1. Handle Scheduling & Interruptions
An armor bearer serves as a protective barrier to the pastor’s time. They manage calendars, politely fend off disruptions, and ensure the pastor has time allotted for rest and family. You can aid pastors by only contacting them when truly necessary and respecting their personal time.
2. Provide Spiritual Covering
Through intercessory prayer and words of encouragement, armor bearers provide spiritual support to their pastors. You can pray regularly for your pastor and offer biblical truth when they face difficulties.
3. Offer Wise Counsel
While pastors provide counsel to their church, armor bearers also supply wise perspective when needed. Since they work closely with their pastor, an armor bearer may offer insights to complement the pastor’s point of view.
4. Preserve Confidentiality
Armor bearers demonstrate trustworthiness by keeping private conversations confidential and not overstepping boundaries. You should avoid invading your pastor’s privacy or spreading gossip.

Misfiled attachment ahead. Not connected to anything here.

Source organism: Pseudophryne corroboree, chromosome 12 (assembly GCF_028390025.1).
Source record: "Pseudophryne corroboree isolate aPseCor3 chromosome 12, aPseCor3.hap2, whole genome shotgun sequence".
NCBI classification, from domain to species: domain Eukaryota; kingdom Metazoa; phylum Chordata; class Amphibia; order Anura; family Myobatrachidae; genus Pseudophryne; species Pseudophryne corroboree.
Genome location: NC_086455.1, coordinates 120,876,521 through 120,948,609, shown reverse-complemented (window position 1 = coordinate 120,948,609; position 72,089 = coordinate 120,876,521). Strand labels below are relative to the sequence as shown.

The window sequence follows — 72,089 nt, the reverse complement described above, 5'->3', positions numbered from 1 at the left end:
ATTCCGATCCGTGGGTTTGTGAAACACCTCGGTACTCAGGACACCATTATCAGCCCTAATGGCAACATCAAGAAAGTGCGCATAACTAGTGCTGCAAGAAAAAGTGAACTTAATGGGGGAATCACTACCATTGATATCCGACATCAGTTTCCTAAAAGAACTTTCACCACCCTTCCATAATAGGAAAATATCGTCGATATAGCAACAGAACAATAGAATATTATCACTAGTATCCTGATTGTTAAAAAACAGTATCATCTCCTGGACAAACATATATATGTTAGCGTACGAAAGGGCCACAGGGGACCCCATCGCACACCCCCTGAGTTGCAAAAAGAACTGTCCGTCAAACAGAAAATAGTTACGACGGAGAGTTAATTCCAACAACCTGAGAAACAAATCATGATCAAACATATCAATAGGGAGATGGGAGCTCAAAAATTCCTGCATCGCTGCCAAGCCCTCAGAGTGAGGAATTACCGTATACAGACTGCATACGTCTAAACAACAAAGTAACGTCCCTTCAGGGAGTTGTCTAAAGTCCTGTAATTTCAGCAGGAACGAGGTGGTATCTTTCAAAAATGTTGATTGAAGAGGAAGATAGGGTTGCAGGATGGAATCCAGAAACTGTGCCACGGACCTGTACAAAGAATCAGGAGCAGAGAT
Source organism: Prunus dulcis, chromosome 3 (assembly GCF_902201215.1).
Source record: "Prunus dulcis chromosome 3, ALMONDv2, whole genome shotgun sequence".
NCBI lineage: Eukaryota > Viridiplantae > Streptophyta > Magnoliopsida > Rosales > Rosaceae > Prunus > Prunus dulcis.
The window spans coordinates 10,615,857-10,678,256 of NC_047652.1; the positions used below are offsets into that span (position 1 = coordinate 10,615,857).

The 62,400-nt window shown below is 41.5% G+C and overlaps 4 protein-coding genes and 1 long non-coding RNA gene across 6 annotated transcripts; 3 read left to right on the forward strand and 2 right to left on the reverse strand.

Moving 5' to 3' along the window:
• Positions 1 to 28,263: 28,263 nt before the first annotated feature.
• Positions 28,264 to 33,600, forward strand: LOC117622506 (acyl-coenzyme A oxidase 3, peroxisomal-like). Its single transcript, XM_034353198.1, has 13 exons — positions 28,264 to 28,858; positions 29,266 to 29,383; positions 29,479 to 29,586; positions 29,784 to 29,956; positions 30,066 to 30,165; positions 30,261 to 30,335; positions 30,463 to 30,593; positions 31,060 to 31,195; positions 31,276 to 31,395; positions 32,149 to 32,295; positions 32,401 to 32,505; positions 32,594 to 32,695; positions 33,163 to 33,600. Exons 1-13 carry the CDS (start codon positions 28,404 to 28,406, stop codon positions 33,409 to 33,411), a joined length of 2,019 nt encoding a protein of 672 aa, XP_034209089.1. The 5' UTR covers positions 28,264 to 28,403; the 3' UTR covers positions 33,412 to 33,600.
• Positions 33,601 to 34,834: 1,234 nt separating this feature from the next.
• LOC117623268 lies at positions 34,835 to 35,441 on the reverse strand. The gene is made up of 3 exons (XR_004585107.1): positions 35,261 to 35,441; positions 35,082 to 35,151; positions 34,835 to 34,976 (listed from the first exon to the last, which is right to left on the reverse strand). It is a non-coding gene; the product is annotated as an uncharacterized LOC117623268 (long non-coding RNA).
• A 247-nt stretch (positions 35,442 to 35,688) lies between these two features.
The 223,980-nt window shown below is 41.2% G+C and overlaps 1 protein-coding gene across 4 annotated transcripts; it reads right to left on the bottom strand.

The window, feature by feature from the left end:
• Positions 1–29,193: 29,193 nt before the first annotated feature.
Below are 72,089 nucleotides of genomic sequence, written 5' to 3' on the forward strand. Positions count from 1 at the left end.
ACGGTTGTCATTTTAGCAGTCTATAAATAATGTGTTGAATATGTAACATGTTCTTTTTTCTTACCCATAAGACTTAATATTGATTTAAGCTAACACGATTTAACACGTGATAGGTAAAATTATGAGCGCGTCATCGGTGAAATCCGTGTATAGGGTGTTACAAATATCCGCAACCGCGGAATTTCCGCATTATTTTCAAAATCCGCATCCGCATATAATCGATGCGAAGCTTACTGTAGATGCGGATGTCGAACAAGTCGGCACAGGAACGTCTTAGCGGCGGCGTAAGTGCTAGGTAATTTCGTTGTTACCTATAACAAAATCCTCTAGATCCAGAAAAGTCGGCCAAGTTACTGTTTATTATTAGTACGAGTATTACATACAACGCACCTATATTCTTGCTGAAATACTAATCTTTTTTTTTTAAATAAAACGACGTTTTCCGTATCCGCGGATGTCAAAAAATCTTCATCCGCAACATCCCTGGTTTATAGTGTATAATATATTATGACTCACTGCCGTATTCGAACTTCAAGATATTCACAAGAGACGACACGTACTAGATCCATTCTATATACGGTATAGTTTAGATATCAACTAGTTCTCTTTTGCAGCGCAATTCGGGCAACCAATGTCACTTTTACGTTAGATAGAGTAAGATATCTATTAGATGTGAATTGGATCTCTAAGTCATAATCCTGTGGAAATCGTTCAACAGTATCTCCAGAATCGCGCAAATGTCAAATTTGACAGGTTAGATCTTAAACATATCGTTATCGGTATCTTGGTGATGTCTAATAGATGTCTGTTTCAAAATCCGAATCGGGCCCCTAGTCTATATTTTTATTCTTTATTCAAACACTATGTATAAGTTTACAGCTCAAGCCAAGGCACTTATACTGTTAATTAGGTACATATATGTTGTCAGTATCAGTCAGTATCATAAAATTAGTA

Helping Bear the Load
Armor bearers also assist with tasks and responsibilities to ease the pastor’s burden:
1. Manage Logistics
They handle event coordination, set up for services, travel arrangements, and other logistical duties. You can serve at events and participate on ministry teams to lift these loads.
2. Perform Admin Tasks
Things like drafting correspondence, compiling reports, organizing files, and research can be delegated to armor bearers. Look for administrative needs you can fulfill to free up your pastor.
3. Provide Personal Assistance
Armor bearers help with miscellaneous personal matters like running errands, household repairs, pet care, and monitoring the pastor’s home while traveling. Offer to assist with items that will remove distractions.
4. Handle Financial Tasks
Duties like keeping financial records in order, preparing budgets, and collecting tithes may be performed by an armor bearer. Volunteering to help with church finances and freewill offerings enables pastors to focus elsewhere.
5. Care for the Pastor’s Family
The pastor’s spouse and children also require attention and support. An armor bearer can provide meals, help with household chores and maintenance, tend to children if sick, and more.
While not exhaustive, these examples demonstrate the wide range of potential responsibilities for a modern armor bearer. At their core, however, each duty aims to protect the pastor and bear the burdens they carry for the church.
Character Traits of an Excellent Armor Bearer